We had been contemplating the issue of whether or not to walk through Syria despite the political unrest for some weeks. From other globetrotters we had learnt that they had no longer been able to secure visas on the border. Prior to our departure from Basle, it wouldn’t have made sense to apply for a visa then since it is only valid for six months maximum. After giving the matter much thought and praying about it for quite some time, we have now decided to follow in Paul’s footsteps of his first journey and take the route via Cyprus. When we, on our first really hot day, got to Antakya, we walked on into town since the first hotel turned out to be too expensive. In the second one, shift handover had just taken place, and the receptionist on duty now spoke good English. In the course of conversation, he told us he used to work in Cyprus. He recommended not to take the more complicated route by coach and ferry but to go by plane. This possibility hadn’t crossed our minds until then, but now mulling it over it made perfect sense. Taking the coach would have meant going all the way back to Mersin as there are no ferries from Seleukia harbour to Cyprus any more. The man was a font of excellent advice on the subject and even organized us tickets at a good price for this Friday. If possible, we will walk the same route that Paul took on the island (Acts 13).

Not walk but drive did a group of rally motorists on the so-called Allgäu Orient Rally. We met the five men from Bavaria/Germany and their old cars in Tarsus (see video). It was with relief that they told us in the town of the Apostle Paul’s birth that arrangements for their alternative route on their way to Jordan had at last been finalized. They had decided not to drive through Syria since the border continued to be closed again and again. Now they were going to Cyprus by ferry. This wasn’t news to us, since we had heard the story before, told with the same relief by another one of their groups from Wedel in Northern Germany. We met them as they were stranded by the roadside after one of their cars had broken down between Mersin and Tarsus. Before we said goodbye, they generously gave us two pears that had been travelling with them all the way from Germany to Tarsus. They were delicious! 🙂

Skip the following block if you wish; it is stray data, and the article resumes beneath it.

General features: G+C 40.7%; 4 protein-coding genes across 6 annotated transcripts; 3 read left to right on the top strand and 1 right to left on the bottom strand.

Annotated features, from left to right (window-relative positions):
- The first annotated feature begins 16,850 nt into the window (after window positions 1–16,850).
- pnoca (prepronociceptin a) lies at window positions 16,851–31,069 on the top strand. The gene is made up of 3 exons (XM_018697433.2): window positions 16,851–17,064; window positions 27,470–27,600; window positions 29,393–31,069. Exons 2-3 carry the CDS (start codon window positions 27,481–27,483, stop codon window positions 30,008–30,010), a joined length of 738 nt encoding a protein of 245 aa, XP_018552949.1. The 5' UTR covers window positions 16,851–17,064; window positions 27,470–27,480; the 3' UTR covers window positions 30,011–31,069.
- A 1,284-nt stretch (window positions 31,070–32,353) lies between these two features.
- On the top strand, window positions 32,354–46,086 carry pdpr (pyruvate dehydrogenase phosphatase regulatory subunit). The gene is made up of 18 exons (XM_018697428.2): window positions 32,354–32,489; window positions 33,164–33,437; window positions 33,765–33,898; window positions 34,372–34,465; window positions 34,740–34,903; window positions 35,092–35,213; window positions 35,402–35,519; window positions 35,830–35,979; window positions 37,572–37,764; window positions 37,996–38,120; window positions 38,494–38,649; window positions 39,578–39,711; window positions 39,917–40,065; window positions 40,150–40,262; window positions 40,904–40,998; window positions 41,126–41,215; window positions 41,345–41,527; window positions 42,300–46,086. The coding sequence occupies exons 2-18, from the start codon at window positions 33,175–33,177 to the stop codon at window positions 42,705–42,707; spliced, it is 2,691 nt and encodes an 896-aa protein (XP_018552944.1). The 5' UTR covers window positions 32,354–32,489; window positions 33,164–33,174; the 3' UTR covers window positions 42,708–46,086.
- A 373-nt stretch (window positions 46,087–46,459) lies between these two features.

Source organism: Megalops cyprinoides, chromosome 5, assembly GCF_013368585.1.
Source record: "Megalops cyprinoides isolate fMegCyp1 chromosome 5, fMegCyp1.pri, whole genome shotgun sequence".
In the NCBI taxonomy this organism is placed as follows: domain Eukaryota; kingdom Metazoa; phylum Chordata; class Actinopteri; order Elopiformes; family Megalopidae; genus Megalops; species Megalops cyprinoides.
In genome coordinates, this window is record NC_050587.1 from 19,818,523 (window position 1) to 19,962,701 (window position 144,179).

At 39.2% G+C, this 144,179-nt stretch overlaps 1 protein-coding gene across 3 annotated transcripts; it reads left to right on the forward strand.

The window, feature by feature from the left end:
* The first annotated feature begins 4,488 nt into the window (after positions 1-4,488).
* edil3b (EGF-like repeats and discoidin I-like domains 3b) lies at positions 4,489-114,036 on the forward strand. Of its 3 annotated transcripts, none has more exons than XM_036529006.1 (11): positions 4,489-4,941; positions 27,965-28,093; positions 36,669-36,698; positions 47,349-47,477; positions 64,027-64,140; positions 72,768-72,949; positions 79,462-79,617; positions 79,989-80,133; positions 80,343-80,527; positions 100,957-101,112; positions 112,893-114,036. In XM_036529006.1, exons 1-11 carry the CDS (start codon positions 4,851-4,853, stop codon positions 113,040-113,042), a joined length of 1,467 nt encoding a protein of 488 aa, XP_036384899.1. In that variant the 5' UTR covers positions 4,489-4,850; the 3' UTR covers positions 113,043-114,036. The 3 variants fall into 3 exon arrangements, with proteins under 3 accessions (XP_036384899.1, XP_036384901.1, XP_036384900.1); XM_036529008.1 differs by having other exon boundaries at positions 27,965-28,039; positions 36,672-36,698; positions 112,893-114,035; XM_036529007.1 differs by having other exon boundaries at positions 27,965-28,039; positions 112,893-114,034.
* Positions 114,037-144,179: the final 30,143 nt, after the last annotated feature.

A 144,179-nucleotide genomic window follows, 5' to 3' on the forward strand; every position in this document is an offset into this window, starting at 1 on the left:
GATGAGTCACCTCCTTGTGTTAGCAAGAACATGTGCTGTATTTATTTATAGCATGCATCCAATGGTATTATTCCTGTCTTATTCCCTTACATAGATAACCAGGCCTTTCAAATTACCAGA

Not from Germany but Switzerland was creative Ursula (see video) who we paid a visit to in Iskenderun. Back when we ministered in Weinfelden, we regularly prayed for both her family and church whom her husband had founded in Iskenderun 50 years ago. As we arrived there at a weekend, we were able to attend the Sunday service. Since the murder of the Catholic Bishop last year, the current young pastor has constantly been accompanied by a bodyguard. Three years ago, not far from here three men were killed because they believed in Jesus Christ. It makes us sad that local Christians live in fear because of their faith, in a place that used to provide refuge for persecuted believers. What’s more, even the term ‘Christians’ was first used in the Turkish city of Antakya/Antioch (see video) [Acts 11,26]. It was from Seleukia harbour (see video), situated not far from the town itself, that Paul, Barnabas and John Mark sailed to Cyprus. The ancient harbour walls are still visible.

A most interesting country boasting a vast variety and quite a number of surprises (see video) along the way lies behind us now. Someone told us that until just a few years back, people here retired at the age of 45. Seen from this perspective, we passed through this country as pensioners. The rally drivers we met in Tarsus told us that a 40-kilometre desert stretch takes them around 10 hours. Since then we know that we can actually take on rally drivers – in the desert. J

Best regards

Hanspeter & Annemarie


New links:

Köfte (see video)

Roman bridge in Adana (see video)

Website: www.BaselJerusalem.info

Photos: http://baseljerusalem.wordpress.com/category/fotos/

Videos: http://www.youtube.com/user/BaselJerusalem?feature=mhum#g/u